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A Cost-Benefit Analysis for Giving Birth at Home

Some data to follow up on our story last week about a home birth gone wrong.
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(Photo: Halfpoint/Shutterstock)

(Photo: Halfpoint/Shutterstock)

Last week, Pacific Standard published the story of Danielle Yeager's home birth gone wrong. The opening scene—describing Yeager's emergency C-section, the live birth of her son Gavin, and Gavin's near-immediate death—is heart-dropping. Writer Sarah Watts identifies a number of systemic failures that kept Yeager from going to the hospital as soon as she should have, once it should have been clear that Gavin was in distress and needed more professional care.

This week, the New York Times published a piece that provides a bigger-picture, science-based analysis of the risks and benefits of home births. Like Watts, the Times' Aaron E. Carroll identifies important recent research showing that babies whose parents planned to give birth at home face a greater likelihood of death. The numbers hint that the problems Watts identified may indeed be widespread and important.

Certified professional midwives (CPMs) undergo paltry training, compared to obstetricians and certified nurse midwives, according to Watts' story. Yet in certain states, including Yeager's home state of Nevada, lax laws mean CPMs are given wide license to practice without supervision from a doctor or nurse. Carroll writes about another problem that's in full view in Yeager's story: In the United States, home-birth midwives and hospitals often don't coordinate as closely as they should, leaving parents who choose home births without a safety net in the event that something goes terribly wrong.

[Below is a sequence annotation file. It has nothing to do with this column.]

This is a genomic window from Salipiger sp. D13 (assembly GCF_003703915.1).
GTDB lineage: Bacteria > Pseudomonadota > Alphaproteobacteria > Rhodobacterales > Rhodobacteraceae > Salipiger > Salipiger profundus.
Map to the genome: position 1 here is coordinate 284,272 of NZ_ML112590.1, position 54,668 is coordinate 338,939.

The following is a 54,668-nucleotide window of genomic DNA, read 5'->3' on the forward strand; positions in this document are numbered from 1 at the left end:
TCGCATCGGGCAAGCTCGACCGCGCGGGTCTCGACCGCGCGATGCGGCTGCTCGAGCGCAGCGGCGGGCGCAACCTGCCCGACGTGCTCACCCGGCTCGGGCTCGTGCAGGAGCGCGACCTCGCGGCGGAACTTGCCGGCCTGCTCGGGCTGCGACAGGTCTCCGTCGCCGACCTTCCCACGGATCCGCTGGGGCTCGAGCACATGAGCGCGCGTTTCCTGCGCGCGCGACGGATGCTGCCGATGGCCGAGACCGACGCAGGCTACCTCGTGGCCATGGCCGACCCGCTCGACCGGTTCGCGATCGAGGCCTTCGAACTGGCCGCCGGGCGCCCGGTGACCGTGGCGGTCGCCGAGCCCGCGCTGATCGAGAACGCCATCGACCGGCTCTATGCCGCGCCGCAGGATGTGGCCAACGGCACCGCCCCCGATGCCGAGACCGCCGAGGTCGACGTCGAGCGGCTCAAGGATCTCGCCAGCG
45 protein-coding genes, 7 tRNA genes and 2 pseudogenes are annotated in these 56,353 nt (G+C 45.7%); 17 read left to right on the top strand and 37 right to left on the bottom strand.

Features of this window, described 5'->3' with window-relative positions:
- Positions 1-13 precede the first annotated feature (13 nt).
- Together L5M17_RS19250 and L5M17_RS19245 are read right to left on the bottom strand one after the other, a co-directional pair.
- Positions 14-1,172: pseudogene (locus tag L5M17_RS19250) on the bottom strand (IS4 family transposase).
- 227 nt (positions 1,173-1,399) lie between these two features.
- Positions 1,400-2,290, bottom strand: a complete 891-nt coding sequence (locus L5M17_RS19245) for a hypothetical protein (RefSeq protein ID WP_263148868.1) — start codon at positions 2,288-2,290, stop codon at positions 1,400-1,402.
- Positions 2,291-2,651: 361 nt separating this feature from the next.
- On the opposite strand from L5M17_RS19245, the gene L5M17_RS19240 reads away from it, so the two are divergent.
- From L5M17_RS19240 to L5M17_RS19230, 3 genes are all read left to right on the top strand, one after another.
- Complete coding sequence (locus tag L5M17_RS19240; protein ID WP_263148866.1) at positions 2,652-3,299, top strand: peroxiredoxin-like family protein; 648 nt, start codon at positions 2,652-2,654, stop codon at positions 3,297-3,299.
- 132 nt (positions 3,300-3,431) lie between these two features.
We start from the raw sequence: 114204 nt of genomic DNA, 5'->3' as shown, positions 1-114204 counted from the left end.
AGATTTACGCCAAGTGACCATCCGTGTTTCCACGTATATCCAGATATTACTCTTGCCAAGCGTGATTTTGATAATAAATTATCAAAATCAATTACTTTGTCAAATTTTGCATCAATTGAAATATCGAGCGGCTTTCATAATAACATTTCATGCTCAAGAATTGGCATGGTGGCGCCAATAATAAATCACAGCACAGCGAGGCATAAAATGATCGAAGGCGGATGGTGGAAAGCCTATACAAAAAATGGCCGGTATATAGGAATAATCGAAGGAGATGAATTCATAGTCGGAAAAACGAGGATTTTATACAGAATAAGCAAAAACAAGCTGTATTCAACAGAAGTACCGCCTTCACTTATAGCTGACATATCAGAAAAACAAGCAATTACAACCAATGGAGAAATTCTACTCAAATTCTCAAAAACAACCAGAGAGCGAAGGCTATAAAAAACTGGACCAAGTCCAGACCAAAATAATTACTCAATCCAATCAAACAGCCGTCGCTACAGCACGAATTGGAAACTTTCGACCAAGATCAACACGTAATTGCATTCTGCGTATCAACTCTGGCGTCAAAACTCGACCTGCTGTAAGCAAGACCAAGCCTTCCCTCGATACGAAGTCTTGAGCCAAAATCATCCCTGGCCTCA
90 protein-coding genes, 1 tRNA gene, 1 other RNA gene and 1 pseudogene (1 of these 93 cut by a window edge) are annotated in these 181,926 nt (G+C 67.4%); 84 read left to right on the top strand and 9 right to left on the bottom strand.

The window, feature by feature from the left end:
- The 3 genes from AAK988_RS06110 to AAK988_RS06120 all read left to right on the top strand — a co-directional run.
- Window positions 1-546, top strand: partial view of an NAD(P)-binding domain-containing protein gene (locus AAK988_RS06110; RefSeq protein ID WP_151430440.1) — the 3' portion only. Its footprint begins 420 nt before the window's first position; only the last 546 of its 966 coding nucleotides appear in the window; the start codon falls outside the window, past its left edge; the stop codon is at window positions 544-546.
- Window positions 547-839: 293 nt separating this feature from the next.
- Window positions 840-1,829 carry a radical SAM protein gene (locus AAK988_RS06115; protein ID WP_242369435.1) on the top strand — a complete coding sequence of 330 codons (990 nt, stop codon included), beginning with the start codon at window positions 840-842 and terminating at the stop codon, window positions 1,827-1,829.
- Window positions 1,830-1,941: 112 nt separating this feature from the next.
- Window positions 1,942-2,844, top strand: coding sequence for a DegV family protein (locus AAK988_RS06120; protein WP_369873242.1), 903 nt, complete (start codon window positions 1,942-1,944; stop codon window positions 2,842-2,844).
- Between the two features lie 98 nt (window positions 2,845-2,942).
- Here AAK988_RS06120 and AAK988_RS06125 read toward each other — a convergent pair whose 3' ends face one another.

But there are risks to giving birth in hospitals too. Carroll explains:

In the hospital, you're also more likely to get a procedure. More than 30 percent of women with planned in-hospital births had labor induced, versus 1.5 percent of those with planned at-home births. Almost 25 percent of those who planned to deliver in the hospital had a cesarean section versus 5.3 percent of those who planned to deliver at home.

It's important to remember that the rates of severe morbidity (permanent harm or significant temporary harm) and death in women are 27 per 1,000 for planned (or 'low-risk') C-section deliveries versus 9 per 1,000 for planned vaginal deliveries. C-sections are probably more common in the United States than they need to be, and being in the hospital increases your chance of getting one, and the risks that come with it.

Such risks are far more common than home-birth deaths, which a recent study found to occur at a rate of 3.9 per 1,000 births. Most of the risks of hospital births, however, are not as devastating as the death of a much-wanted baby.


Since We Last Spoke examines the latest policy and research updates to past Pacific Standard news coverage.